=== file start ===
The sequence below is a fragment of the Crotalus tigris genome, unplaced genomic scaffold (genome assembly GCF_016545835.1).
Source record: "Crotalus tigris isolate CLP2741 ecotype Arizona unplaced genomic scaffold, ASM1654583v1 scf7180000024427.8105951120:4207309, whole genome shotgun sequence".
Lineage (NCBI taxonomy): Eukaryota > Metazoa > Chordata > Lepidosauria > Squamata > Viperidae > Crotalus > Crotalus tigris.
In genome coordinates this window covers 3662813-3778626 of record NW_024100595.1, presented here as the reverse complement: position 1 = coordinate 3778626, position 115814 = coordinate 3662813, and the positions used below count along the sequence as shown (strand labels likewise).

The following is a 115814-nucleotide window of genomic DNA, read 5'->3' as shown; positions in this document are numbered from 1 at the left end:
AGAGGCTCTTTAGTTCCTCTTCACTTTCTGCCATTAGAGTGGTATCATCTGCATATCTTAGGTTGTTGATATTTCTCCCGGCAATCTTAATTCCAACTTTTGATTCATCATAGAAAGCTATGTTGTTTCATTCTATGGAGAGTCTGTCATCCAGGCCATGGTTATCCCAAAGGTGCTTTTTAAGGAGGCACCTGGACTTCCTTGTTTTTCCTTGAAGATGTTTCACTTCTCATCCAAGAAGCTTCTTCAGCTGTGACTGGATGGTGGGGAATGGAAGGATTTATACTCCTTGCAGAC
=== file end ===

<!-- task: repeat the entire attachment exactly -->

The sequence below is a fragment of the Crotalus tigris genome, unplaced genomic scaffold (genome assembly GCF_016545835.1).
Source record: "Crotalus tigris isolate CLP2741 ecotype Arizona unplaced genomic scaffold, ASM1654583v1 scf7180000024427.8105951120:4207309, whole genome shotgun sequence".
Lineage (NCBI taxonomy): Eukaryota > Metazoa > Chordata > Lepidosauria > Squamata > Viperidae > Crotalus > Crotalus tigris.
In genome coordinates this window covers 3662813-3778626 of record NW_024100595.1, presented here as the reverse complement: position 1 = coordinate 3778626, position 115814 = coordinate 3662813, and the positions used below count along the sequence as shown (strand labels likewise).

The following is a 115814-nucleotide window of genomic DNA, read 5'->3' as shown; positions in this document are numbered from 1 at the left end:
AGAGGCTCTTTAGTTCCTCTTCACTTTCTGCCATTAGAGTGGTATCATCTGCATATCTTAGGTTGTTGATATTTCTCCCGGCAATCTTAATTCCAACTTTTGATTCATCATAGAAAGCTATGTTGTTTCATTCTATGGAGAGTCTGTCATCCAGGCCATGGTTATCCCAAAGGTGCTTTTTAAGGAGGCACCTGGACTTCCTTGTTTTTCCTTGAAGATGTTTCACTTCTCATCCAAGAAGCTTCTTCAGCTGTGACTGGATGGTGGGGAATGGAAGGATTTATACTCCTTGCAGAC